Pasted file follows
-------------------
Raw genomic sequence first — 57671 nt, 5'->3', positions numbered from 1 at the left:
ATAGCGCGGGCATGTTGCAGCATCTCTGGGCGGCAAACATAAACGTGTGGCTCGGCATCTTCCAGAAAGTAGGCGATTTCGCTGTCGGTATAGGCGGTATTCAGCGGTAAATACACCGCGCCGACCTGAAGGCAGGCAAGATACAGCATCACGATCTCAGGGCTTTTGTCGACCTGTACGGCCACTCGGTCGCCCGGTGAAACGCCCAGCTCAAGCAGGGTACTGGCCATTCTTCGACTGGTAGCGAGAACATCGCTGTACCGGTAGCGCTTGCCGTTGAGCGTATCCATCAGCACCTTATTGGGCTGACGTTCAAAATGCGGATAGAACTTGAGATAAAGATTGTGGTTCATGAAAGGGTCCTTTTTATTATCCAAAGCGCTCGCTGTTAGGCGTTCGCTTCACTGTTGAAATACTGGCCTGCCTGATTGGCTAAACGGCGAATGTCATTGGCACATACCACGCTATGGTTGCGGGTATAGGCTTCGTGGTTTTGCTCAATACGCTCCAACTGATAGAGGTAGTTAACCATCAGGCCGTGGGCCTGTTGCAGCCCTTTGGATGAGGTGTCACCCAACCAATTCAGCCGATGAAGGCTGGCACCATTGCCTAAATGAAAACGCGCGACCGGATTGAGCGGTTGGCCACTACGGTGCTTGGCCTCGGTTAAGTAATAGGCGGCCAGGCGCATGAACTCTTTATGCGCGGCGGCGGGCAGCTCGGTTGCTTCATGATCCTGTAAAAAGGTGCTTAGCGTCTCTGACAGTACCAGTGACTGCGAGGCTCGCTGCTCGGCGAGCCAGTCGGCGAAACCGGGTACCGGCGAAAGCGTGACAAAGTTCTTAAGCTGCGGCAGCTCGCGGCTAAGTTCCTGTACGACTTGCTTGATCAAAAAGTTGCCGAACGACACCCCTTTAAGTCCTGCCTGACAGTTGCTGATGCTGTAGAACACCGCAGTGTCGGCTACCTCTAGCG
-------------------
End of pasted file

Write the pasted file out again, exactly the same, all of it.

Raw genomic sequence first — 57671 nt, 5'->3', positions numbered from 1 at the left:
ATAGCGCGGGCATGTTGCAGCATCTCTGGGCGGCAAACATAAACGTGTGGCTCGGCATCTTCCAGAAAGTAGGCGATTTCGCTGTCGGTATAGGCGGTATTCAGCGGTAAATACACCGCGCCGACCTGAAGGCAGGCAAGATACAGCATCACGATCTCAGGGCTTTTGTCGACCTGTACGGCCACTCGGTCGCCCGGTGAAACGCCCAGCTCAAGCAGGGTACTGGCCATTCTTCGACTGGTAGCGAGAACATCGCTGTACCGGTAGCGCTTGCCGTTGAGCGTATCCATCAGCACCTTATTGGGCTGACGTTCAAAATGCGGATAGAACTTGAGATAAAGATTGTGGTTCATGAAAGGGTCCTTTTTATTATCCAAAGCGCTCGCTGTTAGGCGTTCGCTTCACTGTTGAAATACTGGCCTGCCTGATTGGCTAAACGGCGAATGTCATTGGCACATACCACGCTATGGTTGCGGGTATAGGCTTCGTGGTTTTGCTCAATACGCTCCAACTGATAGAGGTAGTTAACCATCAGGCCGTGGGCCTGTTGCAGCCCTTTGGATGAGGTGTCACCCAACCAATTCAGCCGATGAAGGCTGGCACCATTGCCTAAATGAAAACGCGCGACCGGATTGAGCGGTTGGCCACTACGGTGCTTGGCCTCGGTTAAGTAATAGGCGGCCAGGCGCATGAACTCTTTATGCGCGGCGGCGGGCAGCTCGGTTGCTTCATGATCCTGTAAAAAGGTGCTTAGCGTCTCTGACAGTACCAGTGACTGCGAGGCTCGCTGCTCGGCGAGCCAGTCGGCGAAACCGGGTACCGGCGAAAGCGTGACAAAGTTCTTAAGCTGCGGCAGCTCGCGGCTAAGTTCCTGTACGACTTGCTTGATCAAAAAGTTGCCGAACGACACCCCTTTAAGTCCTGCCTGACAGTTGCTGATGCTGTAGAACACCGCAGTGTCGGCTACCTCTAGCG